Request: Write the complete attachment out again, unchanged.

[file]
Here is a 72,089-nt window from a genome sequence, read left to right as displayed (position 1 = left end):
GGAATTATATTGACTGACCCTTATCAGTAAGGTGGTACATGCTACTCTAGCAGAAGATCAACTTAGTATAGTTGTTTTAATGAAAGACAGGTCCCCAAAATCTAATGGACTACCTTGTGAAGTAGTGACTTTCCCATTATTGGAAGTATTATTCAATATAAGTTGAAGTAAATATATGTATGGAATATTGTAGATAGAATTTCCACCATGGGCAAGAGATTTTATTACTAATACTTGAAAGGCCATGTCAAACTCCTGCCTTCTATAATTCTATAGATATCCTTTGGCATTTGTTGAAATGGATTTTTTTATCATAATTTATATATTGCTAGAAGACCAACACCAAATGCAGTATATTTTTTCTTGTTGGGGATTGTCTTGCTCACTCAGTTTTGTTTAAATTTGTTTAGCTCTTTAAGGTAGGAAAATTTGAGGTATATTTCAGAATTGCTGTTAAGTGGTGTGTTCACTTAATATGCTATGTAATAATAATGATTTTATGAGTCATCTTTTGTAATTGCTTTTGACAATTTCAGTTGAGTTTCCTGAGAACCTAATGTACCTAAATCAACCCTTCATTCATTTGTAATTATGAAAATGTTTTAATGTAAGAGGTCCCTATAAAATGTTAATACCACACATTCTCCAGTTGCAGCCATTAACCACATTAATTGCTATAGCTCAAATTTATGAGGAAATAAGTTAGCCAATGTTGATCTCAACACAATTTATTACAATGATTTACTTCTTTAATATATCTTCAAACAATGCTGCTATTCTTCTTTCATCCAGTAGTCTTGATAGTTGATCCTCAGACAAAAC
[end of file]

Here is a 72,089-nt window from a genome sequence, read left to right as displayed (position 1 = left end):
GGAATTATATTGACTGACCCTTATCAGTAAGGTGGTACATGCTACTCTAGCAGAAGATCAACTTAGTATAGTTGTTTTAATGAAAGACAGGTCCCCAAAATCTAATGGACTACCTTGTGAAGTAGTGACTTTCCCATTATTGGAAGTATTATTCAATATAAGTTGAAGTAAATATATGTATGGAATATTGTAGATAGAATTTCCACCATGGGCAAGAGATTTTATTACTAATACTTGAAAGGCCATGTCAAACTCCTGCCTTCTATAATTCTATAGATATCCTTTGGCATTTGTTGAAATGGATTTTTTTATCATAATTTATATATTGCTAGAAGACCAACACCAAATGCAGTATATTTTTTCTTGTTGGGGATTGTCTTGCTCACTCAGTTTTGTTTAAATTTGTTTAGCTCTTTAAGGTAGGAAAATTTGAGGTATATTTCAGAATTGCTGTTAAGTGGTGTGTTCACTTAATATGCTATGTAATAATAATGATTTTATGAGTCATCTTTTGTAATTGCTTTTGACAATTTCAGTTGAGTTTCCTGAGAACCTAATGTACCTAAATCAACCCTTCATTCATTTGTAATTATGAAAATGTTTTAATGTAAGAGGTCCCTATAAAATGTTAATACCACACATTCTCCAGTTGCAGCCATTAACCACATTAATTGCTATAGCTCAAATTTATGAGGAAATAAGTTAGCCAATGTTGATCTCAACACAATTTATTACAATGATTTACTTCTTTAATATATCTTCAAACAATGCTGCTATTCTTCTTTCATCCAGTAGTCTTGATAGTTGATCCTCAGACAAAAC